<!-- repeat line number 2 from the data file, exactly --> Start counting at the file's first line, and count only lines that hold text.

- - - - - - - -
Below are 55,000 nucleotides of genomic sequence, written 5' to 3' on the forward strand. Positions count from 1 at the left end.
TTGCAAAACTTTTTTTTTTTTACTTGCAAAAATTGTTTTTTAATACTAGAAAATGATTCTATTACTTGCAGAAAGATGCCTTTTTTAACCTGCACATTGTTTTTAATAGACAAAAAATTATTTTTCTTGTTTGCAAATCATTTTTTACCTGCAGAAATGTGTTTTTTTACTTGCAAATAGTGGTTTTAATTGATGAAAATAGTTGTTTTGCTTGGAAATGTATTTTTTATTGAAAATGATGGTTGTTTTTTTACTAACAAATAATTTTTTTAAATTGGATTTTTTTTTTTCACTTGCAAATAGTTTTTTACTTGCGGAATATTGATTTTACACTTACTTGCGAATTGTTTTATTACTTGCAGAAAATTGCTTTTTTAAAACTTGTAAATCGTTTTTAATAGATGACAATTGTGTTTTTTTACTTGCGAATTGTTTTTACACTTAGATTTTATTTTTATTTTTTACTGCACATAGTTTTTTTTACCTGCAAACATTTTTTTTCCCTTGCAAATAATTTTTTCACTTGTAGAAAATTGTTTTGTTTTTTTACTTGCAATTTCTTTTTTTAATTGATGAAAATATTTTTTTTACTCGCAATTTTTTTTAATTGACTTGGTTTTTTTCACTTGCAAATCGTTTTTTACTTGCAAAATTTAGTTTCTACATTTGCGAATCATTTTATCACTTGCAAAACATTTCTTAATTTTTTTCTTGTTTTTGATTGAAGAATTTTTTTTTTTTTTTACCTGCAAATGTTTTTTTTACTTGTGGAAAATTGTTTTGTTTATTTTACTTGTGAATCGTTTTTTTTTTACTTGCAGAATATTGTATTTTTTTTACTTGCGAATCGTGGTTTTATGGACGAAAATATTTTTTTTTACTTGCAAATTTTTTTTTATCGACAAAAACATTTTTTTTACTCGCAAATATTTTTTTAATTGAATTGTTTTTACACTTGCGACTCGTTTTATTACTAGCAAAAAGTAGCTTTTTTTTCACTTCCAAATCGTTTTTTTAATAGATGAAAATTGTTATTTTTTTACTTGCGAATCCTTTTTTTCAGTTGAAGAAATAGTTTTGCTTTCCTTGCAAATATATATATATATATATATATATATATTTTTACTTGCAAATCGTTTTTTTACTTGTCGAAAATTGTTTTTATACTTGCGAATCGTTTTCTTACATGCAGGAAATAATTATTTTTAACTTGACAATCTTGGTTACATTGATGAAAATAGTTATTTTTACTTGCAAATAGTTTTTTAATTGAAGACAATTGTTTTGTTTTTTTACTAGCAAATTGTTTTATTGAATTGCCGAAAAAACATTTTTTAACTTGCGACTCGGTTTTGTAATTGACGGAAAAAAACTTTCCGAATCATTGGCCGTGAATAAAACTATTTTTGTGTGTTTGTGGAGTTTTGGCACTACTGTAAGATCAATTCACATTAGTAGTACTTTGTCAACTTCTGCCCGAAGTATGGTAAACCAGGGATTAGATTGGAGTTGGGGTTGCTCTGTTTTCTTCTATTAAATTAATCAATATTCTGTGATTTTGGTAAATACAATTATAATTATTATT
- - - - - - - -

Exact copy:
TTGCAAAACTTTTTTTTTTTTACTTGCAAAAATTGTTTTTTAATACTAGAAAATGATTCTATTACTTGCAGAAAGATGCCTTTTTTAACCTGCACATTGTTTTTAATAGACAAAAAATTATTTTTCTTGTTTGCAAATCATTTTTTACCTGCAGAAATGTGTTTTTTTACTTGCAAATAGTGGTTTTAATTGATGAAAATAGTTGTTTTGCTTGGAAATGTATTTTTTATTGAAAATGATGGTTGTTTTTTTACTAACAAATAATTTTTTTAAATTGGATTTTTTTTTTTCACTTGCAAATAGTTTTTTACTTGCGGAATATTGATTTTACACTTACTTGCGAATTGTTTTATTACTTGCAGAAAATTGCTTTTTTAAAACTTGTAAATCGTTTTTAATAGATGACAATTGTGTTTTTTTACTTGCGAATTGTTTTTACACTTAGATTTTATTTTTATTTTTTACTGCACATAGTTTTTTTTACCTGCAAACATTTTTTTTCCCTTGCAAATAATTTTTTCACTTGTAGAAAATTGTTTTGTTTTTTTACTTGCAATTTCTTTTTTTAATTGATGAAAATATTTTTTTTACTCGCAATTTTTTTTAATTGACTTGGTTTTTTTCACTTGCAAATCGTTTTTTACTTGCAAAATTTAGTTTCTACATTTGCGAATCATTTTATCACTTGCAAAACATTTCTTAATTTTTTTCTTGTTTTTGATTGAAGAATTTTTTTTTTTTTTTACCTGCAAATGTTTTTTTTACTTGTGGAAAATTGTTTTGTTTATTTTACTTGTGAATCGTTTTTTTTTTACTTGCAGAATATTGTATTTTTTTTACTTGCGAATCGTGGTTTTATGGACGAAAATATTTTTTTTTACTTGCAAATTTTTTTTTATCGACAAAAACATTTTTTTTACTCGCAAATATTTTTTTAATTGAATTGTTTTTACACTTGCGACTCGTTTTATTACTAGCAAAAAGTAGCTTTTTTTTCACTTCCAAATCGTTTTTTTAATAGATGAAAATTGTTATTTTTTTACTTGCGAATCCTTTTTTTCAGTTGAAGAAATAGTTTTGCTTTCCTTGCAAATATATATATATATATATATATATATATTTTTACTTGCAAATCGTTTTTTTACTTGTCGAAAATTGTTTTTATACTTGCGAATCGTTTTCTTACATGCAGGAAATAATTATTTTTAACTTGACAATCTTGGTTACATTGATGAAAATAGTTATTTTTACTTGCAAATAGTTTTTTAATTGAAGACAATTGTTTTGTTTTTTTACTAGCAAATTGTTTTATTGAATTGCCGAAAAAACATTTTTTAACTTGCGACTCGGTTTTGTAATTGACGGAAAAAAACTTTCCGAATCATTGGCCGTGAATAAAACTATTTTTGTGTGTTTGTGGAGTTTTGGCACTACTGTAAGATCAATTCACATTAGTAGTACTTTGTCAACTTCTGCCCGAAGTATGGTAAACCAGGGATTAGATTGGAGTTGGGGTTGCTCTGTTTTCTTCTATTAAATTAATCAATATTCTGTGATTTTGGTAAATACAATTATAATTATTATT